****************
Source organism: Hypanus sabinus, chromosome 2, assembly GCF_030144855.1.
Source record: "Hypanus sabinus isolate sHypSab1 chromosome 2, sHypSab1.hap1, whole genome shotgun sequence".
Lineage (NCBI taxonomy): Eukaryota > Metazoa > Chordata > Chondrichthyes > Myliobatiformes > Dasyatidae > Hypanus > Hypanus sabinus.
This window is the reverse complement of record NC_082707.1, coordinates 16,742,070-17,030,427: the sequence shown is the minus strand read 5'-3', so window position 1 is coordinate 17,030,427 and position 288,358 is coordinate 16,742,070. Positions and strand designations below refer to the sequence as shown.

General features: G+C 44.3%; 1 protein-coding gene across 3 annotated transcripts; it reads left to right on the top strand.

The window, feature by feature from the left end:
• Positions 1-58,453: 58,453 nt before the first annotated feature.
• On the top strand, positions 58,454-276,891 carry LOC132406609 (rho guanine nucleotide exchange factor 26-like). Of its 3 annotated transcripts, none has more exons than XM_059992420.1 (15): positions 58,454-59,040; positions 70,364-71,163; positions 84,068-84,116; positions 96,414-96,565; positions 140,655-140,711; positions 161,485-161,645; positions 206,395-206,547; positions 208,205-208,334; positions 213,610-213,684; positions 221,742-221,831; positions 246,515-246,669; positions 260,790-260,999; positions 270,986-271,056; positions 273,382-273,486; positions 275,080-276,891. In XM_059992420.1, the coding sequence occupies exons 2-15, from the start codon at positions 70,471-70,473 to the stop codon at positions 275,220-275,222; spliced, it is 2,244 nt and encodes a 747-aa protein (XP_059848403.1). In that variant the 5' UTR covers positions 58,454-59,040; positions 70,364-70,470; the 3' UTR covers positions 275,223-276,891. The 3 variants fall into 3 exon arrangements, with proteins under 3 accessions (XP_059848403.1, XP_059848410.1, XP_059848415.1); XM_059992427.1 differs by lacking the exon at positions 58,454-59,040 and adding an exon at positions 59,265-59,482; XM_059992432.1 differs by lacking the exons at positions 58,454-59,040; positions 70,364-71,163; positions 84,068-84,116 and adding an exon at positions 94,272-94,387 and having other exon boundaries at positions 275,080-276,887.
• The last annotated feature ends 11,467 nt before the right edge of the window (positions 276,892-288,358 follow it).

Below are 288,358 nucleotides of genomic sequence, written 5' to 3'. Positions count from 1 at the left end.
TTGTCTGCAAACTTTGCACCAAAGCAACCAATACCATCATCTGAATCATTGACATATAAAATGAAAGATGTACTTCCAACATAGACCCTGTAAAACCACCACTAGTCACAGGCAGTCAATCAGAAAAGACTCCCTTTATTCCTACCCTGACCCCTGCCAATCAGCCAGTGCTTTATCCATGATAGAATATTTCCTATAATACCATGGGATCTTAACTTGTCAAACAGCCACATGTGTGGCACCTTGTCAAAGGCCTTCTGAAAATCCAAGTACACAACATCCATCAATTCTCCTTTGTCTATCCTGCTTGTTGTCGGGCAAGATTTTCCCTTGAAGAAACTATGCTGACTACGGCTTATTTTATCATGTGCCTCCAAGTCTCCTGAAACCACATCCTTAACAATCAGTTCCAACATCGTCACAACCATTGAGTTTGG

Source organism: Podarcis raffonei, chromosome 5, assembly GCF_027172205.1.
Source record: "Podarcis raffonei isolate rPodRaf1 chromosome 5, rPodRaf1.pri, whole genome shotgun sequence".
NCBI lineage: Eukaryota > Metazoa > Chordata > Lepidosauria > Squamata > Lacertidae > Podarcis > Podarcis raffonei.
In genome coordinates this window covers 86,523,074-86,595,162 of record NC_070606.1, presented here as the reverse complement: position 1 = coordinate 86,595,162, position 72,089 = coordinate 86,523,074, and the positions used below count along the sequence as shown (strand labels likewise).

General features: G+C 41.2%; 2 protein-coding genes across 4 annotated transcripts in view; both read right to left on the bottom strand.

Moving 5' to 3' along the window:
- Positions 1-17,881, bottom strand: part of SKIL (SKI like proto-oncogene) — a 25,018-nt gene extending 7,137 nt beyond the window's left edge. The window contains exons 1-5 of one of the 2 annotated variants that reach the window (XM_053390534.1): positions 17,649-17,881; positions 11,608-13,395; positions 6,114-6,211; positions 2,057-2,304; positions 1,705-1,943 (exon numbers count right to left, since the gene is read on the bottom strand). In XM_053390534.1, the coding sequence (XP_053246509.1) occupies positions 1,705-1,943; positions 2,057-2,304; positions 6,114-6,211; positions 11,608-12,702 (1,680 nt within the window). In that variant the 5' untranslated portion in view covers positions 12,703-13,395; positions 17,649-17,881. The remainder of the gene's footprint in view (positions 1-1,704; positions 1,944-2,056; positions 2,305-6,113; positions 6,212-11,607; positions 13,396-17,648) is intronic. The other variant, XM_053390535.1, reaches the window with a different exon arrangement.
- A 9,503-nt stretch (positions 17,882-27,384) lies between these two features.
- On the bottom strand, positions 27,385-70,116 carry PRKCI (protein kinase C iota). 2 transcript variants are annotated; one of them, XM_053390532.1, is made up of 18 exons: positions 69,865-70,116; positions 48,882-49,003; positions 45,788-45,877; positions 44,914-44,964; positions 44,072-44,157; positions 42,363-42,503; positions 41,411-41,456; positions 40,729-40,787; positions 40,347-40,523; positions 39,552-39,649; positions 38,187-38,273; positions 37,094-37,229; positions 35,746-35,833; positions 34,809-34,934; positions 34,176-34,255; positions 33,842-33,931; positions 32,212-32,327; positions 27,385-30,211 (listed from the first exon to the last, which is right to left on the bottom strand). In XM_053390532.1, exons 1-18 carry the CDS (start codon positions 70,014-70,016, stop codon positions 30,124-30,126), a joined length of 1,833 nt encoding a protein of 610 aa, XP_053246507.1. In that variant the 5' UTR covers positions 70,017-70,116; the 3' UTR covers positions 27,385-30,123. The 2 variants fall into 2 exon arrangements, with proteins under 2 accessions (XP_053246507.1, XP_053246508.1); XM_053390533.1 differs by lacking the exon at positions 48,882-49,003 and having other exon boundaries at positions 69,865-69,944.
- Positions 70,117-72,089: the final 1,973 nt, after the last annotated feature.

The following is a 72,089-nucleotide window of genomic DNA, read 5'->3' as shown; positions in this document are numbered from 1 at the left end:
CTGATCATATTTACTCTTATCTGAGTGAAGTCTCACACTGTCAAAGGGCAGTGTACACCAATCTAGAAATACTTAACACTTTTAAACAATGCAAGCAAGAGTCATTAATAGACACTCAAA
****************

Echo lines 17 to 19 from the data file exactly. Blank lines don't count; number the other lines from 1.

Moving 5' to 3' along the window:
- Positions 1-17,881, bottom strand: part of SKIL (SKI like proto-oncogene) — a 25,018-nt gene extending 7,137 nt beyond the window's left edge. The window contains exons 1-5 of one of the 2 annotated variants that reach the window (XM_053390534.1): positions 17,649-17,881; positions 11,608-13,395; positions 6,114-6,211; positions 2,057-2,304; positions 1,705-1,943 (exon numbers count right to left, since the gene is read on the bottom strand). In XM_053390534.1, the coding sequence (XP_053246509.1) occupies positions 1,705-1,943; positions 2,057-2,304; positions 6,114-6,211; positions 11,608-12,702 (1,680 nt within the window). In that variant the 5' untranslated portion in view covers positions 12,703-13,395; positions 17,649-17,881. The remainder of the gene's footprint in view (positions 1-1,704; positions 1,944-2,056; positions 2,305-6,113; positions 6,212-11,607; positions 13,396-17,648) is intronic. The other variant, XM_053390535.1, reaches the window with a different exon arrangement.
- A 9,503-nt stretch (positions 17,882-27,384) lies between these two features.